Tailoring for Self Employment

Jane Kenyi

Kampala, Uganda - Feb 2008

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Many Ugandans regard tailoring as a role for school drop outs and illiterates, but for 42 year old Roselyn Adiya it is a means of earning a living and creating jobs for others.

She started training and making clothes several years ago on her veranda with two students and one sewing machine, later she moved to a garage, taking on eight students with two sewing machines and one table.

After a year she acquired a bigger space so as to establish a fully equipped tailoring school on Kampala road. She now has twenty students for the day session and ten for the evening session. In addition, she has three teachers, three class rooms, one machine room, a staff room, six manual sewing machines, five electric machines, one over-locking machine and twenty tables.

The training school runs a two year course that covers both the practical and theoretical aspects of the trade. Each student pays 300,000 Uganda shillings per term, and their training is spread over six terms. At the end of the course, each student is able to obtain a diploma and certificates in tailoring and fashion design.

J.K: What inspired you to start a tailoring school for the under privileged?

R.A: I didn’t start the school just for people who are not well to do. My drive was and continues to stem from the desire to teach people who are interested in tailoring and fashion design. I also needed to provide myself with a means to earn a living.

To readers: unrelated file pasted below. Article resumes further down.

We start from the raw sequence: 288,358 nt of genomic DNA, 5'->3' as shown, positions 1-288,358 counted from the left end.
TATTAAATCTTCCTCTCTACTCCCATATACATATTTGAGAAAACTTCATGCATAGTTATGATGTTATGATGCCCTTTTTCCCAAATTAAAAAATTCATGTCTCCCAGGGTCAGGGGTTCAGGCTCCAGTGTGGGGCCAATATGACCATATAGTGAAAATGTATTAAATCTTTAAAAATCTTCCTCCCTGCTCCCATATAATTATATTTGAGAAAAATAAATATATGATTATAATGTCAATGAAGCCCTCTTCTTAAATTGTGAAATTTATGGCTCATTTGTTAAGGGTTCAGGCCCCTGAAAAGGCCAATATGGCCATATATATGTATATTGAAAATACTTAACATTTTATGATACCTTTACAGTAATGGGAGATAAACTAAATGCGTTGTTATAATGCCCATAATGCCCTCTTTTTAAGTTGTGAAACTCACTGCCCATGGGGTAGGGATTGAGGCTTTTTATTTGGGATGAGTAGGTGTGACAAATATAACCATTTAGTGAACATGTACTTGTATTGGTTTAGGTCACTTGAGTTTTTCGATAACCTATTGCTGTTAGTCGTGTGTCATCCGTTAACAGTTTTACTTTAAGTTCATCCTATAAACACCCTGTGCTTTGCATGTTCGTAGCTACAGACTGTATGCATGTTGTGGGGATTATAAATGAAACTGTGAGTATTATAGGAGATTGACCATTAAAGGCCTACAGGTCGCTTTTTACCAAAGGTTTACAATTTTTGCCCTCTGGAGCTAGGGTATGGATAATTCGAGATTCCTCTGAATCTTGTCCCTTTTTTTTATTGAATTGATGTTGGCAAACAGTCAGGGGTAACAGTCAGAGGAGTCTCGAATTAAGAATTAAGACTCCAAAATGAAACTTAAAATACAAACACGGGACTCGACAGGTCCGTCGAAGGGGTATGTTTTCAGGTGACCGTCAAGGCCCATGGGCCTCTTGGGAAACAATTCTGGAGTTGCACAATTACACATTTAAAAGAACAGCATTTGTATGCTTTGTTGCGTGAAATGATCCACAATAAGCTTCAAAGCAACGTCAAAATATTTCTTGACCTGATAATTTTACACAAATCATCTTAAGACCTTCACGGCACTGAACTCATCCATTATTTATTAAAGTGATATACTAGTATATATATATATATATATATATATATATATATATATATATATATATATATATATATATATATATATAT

J.K: When did you start the school and who supported you?

R.A: I started the school in 2004 with my own savings. I tried to lobby for support but couldn’t find anyone who was interested.

J.K: What tailoring and business skills do you have?

R.A: I trained for two years in Nairobi, Kenya and obtained a diploma in tailoring and fashion design. I learnt many things e.g. flower arrangement, interior decoration, tie & dye and making clothes with different themes.

J.K: What has been the most challenging experience in this business?

R.A: I had no capital to start this business, that was a major challenge. There have been other difficulties, many students defaulted on their fees because their parents preferred to pay school fees for secondary and university education. There was a general view amongst parents that tailoring is for failures.

J.K: Do you focus on any particular style of tailoring e.g. African, Western etc?

R.A: No, we teach 15 different themes; Oriental, African, Creative wear, Bridal, Casual, Office and Party wear etc. We also teach the history of costume making so as not to limit the students to one type of style or another e.g. African or Western etc.

J.K: What attracts pupils to your school?

R.A: The professional skills, good teaching and the good reputation of the school.

J.K: How does your school benefit the students?

R.A: Our students are able to acquire knowledge and skills that enable them to produce unique and good quality designs. Some of them have opened their own schools, one is making clothes for many of the musicians around Kampala and another is now training women in the Southern Sudan town of Juba.

J.K: Where are your students from?

R.A: Our students come from many parts of Uganda, especially the districts of the Central and Western Regions, some come from as far as Southern Sudan.

J.K: What are your future plans for the school?

R.A: I want to develop my own infrastructure instead of renting, open similar training schools in other parts of the Country and develop a division that deals with business modeling and interior design.

J.K: Is there anything else you would like to add?

R.A: I would like to advertise my school in the media (TV and Radio) so as to attract more students and customers for the designs we create.